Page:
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Wednesday, May 3, 2017

May 3 National Widows Day

Posted by Debra Gray-Elliott at 12:00 AM
Disclosure: This information was provided to me to share with my readers.

According to the U.S. Census Bureau, approximately 700,000 women lose their husbands each year and will be widows for an average of 14 years. And 259 million widows suffer in silence worldwide over the loss of a loved one. It’s true that losing a spouse is one of life’s most devastating events; in fact, The University of Glasgow conducted a study that shows 30 percent of women have an elevated risk of death in the first six months after their spouse dies. Sometimes, there is nothing a widow needs more than the reassuring voice of someone who has been down this path before. 

The Journey From Grief To Gratitude
By Joanne Fink 

Everyone’s grief journey is different… and the ability to emerge with your soul intact is dependent upon your willingness to do the excruciatingly difficult work that grieving requires. It is a long and lonely process, and no-one can accept the reality of YOUR loss for YOU… it is something that you must do for yourself. One of the things I’ve learned on my journey is that love is a force so powerful that it transcends death.

Andy and I met at the end of my freshman year in college. I was immediately attracted to his keen intelligence, wickedly ‘punny’ sense of humor, and his deep, sonorous ‘radio-announcer’s’ voice. Our skill sets were complementary; I am a big-picture person while Andy was detail-oriented. He was inherently introverted and innately technical, while I am creative by nature. We shared a love of literature, musical theater and a dedication to making a difference in the world. 

In August, 2011, two days before our son’s twelfth birthday, nine days before our daughter turned seventeen, Andy had a heart attack and died in his sleep. In a very real sense my life ended when he died, because without him I couldn’t return to the life we shared. In the blink of an eye I lost my husband, best friend, business partner, IT and finance director and most devastatingly, my children’s father. Although I spent the entire first week thanking God that Andy didn’t suffer, and that he didn’t die on our son’s birthday, I was too shell-shocked to really understand the magnitude of what had happened.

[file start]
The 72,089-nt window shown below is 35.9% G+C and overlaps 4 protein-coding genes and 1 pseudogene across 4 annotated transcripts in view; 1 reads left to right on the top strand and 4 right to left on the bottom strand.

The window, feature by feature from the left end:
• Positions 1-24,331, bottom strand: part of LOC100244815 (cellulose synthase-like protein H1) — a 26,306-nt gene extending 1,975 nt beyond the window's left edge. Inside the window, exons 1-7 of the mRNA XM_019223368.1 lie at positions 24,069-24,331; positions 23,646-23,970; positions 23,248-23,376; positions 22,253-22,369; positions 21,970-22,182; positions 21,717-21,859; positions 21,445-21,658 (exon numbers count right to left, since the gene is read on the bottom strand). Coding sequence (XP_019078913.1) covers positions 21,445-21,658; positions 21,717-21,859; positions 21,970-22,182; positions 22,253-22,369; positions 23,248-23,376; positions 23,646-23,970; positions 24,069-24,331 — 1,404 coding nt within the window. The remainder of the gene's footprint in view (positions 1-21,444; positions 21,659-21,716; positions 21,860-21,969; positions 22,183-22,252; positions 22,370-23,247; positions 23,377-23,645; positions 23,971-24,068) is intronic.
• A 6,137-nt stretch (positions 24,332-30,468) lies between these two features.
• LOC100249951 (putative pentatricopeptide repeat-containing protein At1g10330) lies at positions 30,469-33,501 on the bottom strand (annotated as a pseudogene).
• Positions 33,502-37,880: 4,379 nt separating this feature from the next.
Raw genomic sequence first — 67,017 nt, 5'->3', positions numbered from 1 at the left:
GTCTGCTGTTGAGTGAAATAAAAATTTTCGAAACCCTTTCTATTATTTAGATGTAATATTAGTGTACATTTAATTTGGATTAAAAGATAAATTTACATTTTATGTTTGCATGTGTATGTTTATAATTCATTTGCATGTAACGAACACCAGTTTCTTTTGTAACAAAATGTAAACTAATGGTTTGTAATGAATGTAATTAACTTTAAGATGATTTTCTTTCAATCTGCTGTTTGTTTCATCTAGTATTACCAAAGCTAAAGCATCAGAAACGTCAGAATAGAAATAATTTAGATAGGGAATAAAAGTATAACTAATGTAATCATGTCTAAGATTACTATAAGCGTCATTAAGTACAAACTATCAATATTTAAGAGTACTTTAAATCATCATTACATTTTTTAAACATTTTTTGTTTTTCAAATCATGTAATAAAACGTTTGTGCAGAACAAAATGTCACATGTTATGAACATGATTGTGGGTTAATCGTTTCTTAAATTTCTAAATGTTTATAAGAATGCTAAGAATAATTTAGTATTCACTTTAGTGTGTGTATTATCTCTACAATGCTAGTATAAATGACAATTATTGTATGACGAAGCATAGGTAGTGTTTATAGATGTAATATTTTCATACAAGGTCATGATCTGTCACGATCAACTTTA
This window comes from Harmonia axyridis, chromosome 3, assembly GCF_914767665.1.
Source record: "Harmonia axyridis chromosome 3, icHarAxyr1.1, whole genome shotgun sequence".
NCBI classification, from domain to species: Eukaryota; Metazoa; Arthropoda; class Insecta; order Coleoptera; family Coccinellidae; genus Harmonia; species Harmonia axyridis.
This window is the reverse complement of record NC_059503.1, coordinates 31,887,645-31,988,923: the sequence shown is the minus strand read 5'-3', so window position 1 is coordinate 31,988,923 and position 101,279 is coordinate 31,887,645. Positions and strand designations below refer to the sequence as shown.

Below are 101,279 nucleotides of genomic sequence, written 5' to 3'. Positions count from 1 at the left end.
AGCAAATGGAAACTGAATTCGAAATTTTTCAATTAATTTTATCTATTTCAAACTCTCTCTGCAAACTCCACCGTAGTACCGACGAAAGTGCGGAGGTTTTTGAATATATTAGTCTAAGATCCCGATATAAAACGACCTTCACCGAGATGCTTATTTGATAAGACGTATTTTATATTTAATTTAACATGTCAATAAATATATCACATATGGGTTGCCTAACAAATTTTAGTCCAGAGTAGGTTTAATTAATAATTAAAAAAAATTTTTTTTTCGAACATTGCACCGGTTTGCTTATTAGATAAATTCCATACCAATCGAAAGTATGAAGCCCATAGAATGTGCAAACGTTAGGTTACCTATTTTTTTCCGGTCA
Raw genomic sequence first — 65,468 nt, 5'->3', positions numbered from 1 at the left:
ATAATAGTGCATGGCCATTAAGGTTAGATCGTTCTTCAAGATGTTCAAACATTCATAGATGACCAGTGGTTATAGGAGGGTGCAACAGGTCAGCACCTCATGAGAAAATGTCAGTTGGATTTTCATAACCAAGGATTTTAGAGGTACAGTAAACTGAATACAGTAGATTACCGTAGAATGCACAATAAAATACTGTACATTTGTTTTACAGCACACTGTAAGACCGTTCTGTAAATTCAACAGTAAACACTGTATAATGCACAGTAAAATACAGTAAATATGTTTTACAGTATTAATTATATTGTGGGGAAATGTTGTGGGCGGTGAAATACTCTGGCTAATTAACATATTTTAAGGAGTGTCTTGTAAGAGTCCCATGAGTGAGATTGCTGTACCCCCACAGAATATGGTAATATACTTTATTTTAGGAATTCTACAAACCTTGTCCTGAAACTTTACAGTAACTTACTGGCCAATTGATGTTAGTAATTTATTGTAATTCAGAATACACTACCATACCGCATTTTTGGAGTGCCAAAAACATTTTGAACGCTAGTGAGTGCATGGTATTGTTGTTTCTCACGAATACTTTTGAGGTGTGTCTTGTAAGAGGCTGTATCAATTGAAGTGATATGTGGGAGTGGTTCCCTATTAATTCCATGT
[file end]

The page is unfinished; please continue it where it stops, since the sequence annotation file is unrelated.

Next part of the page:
Profound loss–by which I mean the loss of a spouse, child or custodial parent–changes you: I call it ‘crossing the great divide.’ Once you have crossed, and have been forged in the fire of grief, your life is permanently changed in inexplicable ways. If you have ever lost someone, I know you ‘get it.’ If your loss is recent, please know that eventually the good days will outnumber the bad ones.

Grief does not follow a linear timeframe… nor will it consent to be neatly folded up in a suitcase and gotten out when you feel like it. Especially early on in what I call ‘the grief journey,’ grief has a mind of its own, and can sneak up on you with incredible ferocity when you are least expecting it. My journey from grief to gratitude is ongoing. Even after five years there remain days when I am profoundly dysfunctional; the days that I feel overwhelmed by life’s events are when I most miss Andy. I savor the memory of our life together; our 29+ years we shared continue to impact and influence my life today.

More than anything Andy delighted in being a Dad; he was a wonderful, caring, involved father, and I miss him as co-parent more than in any other capacity. Although it isn’t easy, I try to think about what he would recommend in any given situation, and to take that into account when making parental decisions. Both of our children have grown into hard-working, compassionate individuals, and I know he would be incredibly proud of them. They are his living legacy.

Grieving is like embarking upon a journey to an unknown destination, against your will, without any idea of how long it will take or what you will find once you get there. In the beginning it is a full time job, and can take every ounce of determination you can muster just to get through the day. At first you may just keep putting one foot in front of the other because you don’t know what else to do. After a while, as you start to regain your equilibrium and work through your grief, you may discover an inner strength and resiliency that surprises you. 

When your world is shattered by loss, you wonder how you can pick up the broken pieces and glue them back together… part of the journey from grief to gratitude is the gradual, heartbreaking realization that you can’t. But as you continue your journey, you can learn to build a new life founded on the love and cherished memories you hold in your heart.

Joanne Fink is an award-winning designer, calligrapher, and author. Her forthcoming book When You Lose Someone You Love (CompanionHouse Press) offers a healing connection with all who are dealing with one of life’s most challenging times and will be available later this year. Learn more about Joanne’s books and journey at www.zenspirations.com.


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